Robson, T, Price, ME, Moore, ML, Joiner, MC, McKelvey-Martin, Valerie, McKeown, Stephanie and Hirst, DG (2000) Increased repair and cell survival in cells treated with DIR1 antisense oligonucleotides: implications for induced radioresistance. INTERNATIONAL JOURNAL OF RADIATION BIOLOGY, 76 (5). pp. 617-623. [Journal article]
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Purpose: To determine whether repression of a recently isolated, X-ray-responsive gene, DIR1, using antisense oligonucleotides could affect clonogenic cell survival and repair of DNA strand breaks and have a possible role in the mechanism underlying the phenomenon of `induced radioresistance' (IRR). Materials and methods: Three cell lines, V79, RT112 and UM-UC-3, which are known to exhibit low-dose hypersensitivity (HRS) and induced radioresistance (IRR), and the radiosensitive cell line ATBIVA, were transfected with antisense oligonucleotides directed towards the DIR1 gene. Scrambled oligonucleotides were used as controls. DNA single-strand break (ssb) repair, using the alkaline comet assay, and cell survival using a standard clonogenic assay was measured after exposure to S-rays. Results: Following treatment with 4 Gy X-rays, the V79, RT112 and UM-UC-3 cell lines all exhibited significantly increased rates of ssb repair after transfection with DIR1 antisense oligonucleotides compared with cells transfected with scrambled oligonucleotides. They also demonstrated significantly enhanced survival after exposure to 2 Gy X-rays; the radiosensitive ATBIVA cells did not show these effects. Conclusions: Repression of the DIR1 gene product leads to an increase in the rate of repair and cell survival in three radioresistant cells lines but not in the radiosensitive ATBIVA cell line. Because DIR1 is repressed by S-rays in the dose range where IRR is observed, it may represent a candidate gene involved in the IRR phenomenon.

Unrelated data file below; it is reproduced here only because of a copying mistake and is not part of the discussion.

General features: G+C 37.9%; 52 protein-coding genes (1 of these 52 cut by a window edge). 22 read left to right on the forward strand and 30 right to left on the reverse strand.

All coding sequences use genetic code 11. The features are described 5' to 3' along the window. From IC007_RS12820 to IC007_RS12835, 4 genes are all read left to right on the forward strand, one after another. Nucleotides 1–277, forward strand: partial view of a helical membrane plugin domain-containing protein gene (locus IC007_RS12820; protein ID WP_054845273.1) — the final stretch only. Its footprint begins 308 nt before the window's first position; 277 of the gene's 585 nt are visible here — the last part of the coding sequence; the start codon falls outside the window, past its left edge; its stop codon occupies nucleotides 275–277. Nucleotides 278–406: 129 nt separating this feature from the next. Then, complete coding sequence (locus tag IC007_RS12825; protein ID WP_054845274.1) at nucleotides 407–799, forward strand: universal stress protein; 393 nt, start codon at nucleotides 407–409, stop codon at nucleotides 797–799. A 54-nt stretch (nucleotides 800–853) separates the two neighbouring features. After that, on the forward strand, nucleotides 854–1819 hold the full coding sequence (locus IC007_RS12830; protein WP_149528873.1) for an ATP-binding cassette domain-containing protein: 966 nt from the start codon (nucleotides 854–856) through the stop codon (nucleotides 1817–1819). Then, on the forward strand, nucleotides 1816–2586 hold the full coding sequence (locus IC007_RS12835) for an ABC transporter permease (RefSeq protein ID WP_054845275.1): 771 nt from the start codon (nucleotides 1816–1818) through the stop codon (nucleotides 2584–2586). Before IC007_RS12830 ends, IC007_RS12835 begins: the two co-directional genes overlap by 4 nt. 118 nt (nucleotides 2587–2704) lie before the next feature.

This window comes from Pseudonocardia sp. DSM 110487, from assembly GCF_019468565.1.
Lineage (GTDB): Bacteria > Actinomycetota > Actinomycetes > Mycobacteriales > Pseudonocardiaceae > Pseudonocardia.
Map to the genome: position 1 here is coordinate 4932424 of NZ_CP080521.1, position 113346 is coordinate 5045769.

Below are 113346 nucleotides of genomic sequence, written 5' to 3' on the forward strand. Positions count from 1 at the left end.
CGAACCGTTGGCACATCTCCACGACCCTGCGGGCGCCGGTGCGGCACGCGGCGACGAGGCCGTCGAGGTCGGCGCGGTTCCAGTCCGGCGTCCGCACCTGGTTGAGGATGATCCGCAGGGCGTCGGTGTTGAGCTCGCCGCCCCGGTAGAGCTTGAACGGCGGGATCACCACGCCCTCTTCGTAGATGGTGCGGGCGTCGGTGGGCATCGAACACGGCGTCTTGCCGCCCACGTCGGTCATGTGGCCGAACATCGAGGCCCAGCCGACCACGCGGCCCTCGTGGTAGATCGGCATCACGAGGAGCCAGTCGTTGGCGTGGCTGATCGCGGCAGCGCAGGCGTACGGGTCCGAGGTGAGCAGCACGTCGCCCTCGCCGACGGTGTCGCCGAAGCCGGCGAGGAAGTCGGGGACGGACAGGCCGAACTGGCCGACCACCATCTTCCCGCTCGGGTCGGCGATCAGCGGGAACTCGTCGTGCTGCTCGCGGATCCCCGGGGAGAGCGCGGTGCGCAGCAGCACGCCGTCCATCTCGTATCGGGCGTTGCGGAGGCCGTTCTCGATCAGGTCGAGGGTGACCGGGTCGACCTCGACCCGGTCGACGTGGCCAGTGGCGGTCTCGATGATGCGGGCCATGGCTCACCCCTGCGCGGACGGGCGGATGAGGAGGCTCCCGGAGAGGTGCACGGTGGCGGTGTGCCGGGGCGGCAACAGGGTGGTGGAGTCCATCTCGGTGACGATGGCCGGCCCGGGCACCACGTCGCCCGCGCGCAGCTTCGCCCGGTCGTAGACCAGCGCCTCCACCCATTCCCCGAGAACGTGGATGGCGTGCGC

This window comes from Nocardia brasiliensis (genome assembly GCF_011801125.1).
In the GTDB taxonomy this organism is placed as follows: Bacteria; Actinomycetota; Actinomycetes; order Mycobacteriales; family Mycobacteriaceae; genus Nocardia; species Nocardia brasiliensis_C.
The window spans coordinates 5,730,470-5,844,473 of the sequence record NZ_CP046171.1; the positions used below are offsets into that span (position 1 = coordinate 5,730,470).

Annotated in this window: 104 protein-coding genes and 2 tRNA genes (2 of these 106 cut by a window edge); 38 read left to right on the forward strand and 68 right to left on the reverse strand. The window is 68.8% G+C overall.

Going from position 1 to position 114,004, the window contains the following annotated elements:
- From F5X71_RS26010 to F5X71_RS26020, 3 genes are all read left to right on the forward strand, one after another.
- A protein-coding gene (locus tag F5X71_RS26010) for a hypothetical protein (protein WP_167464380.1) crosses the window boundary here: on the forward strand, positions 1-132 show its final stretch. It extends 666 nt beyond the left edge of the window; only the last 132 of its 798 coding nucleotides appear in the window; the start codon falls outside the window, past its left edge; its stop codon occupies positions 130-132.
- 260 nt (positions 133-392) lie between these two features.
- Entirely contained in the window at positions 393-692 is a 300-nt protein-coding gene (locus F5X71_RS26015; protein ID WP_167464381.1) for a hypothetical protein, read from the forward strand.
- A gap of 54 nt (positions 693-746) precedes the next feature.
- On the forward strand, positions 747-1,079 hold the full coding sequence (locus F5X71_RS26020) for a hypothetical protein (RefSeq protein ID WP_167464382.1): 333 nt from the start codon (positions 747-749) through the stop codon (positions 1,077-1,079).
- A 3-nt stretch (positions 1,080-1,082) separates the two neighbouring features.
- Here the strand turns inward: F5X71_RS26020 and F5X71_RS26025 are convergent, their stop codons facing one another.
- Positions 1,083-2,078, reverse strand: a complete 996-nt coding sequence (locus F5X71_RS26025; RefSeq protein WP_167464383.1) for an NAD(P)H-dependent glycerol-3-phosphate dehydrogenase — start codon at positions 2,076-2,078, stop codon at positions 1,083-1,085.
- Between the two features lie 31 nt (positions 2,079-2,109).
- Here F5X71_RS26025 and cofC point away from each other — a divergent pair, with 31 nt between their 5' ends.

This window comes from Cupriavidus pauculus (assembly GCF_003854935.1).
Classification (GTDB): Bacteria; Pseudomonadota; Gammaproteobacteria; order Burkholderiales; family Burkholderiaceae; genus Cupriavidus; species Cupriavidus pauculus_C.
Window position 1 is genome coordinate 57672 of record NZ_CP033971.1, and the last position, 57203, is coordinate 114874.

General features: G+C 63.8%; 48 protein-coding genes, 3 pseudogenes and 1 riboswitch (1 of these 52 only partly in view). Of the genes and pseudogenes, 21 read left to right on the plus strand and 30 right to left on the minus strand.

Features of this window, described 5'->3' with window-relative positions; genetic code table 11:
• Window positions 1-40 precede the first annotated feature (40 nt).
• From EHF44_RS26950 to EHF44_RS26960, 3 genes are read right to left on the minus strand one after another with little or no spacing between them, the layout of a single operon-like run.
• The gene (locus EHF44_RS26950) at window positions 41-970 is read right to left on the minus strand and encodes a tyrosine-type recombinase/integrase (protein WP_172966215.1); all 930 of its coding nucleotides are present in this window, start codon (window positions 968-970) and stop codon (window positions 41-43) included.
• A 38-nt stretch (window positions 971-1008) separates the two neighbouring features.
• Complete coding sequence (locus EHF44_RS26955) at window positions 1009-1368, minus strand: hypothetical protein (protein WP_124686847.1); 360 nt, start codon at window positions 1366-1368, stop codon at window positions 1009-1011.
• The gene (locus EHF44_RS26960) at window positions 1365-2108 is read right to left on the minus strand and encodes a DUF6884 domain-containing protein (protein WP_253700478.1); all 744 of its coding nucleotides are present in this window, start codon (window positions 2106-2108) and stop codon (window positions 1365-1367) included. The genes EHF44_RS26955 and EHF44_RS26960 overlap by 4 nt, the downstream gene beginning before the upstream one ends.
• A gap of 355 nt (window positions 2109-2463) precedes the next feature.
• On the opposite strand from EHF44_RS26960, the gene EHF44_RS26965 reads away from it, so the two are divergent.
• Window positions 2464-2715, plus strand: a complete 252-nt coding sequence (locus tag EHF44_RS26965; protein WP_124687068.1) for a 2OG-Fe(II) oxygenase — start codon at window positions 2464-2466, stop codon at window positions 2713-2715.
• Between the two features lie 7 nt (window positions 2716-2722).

|Item Type:||Journal article|
|Faculties and Schools:||Faculty of Life and Health Sciences|
Faculty of Life and Health Sciences > School of Health Sciences
Faculty of Life and Health Sciences > School of Pharmacy and Pharmaceutical Science
|Research Institutes and Groups:||Biomedical Sciences Research Institute|
Biomedical Sciences Research Institute > Pharmaceutical Science and Practice
|Deposited By:||Professor Stephanie McKeown|
|Deposited On:||21 Dec 2009 12:12|
|Last Modified:||04 Dec 2012 12:26|
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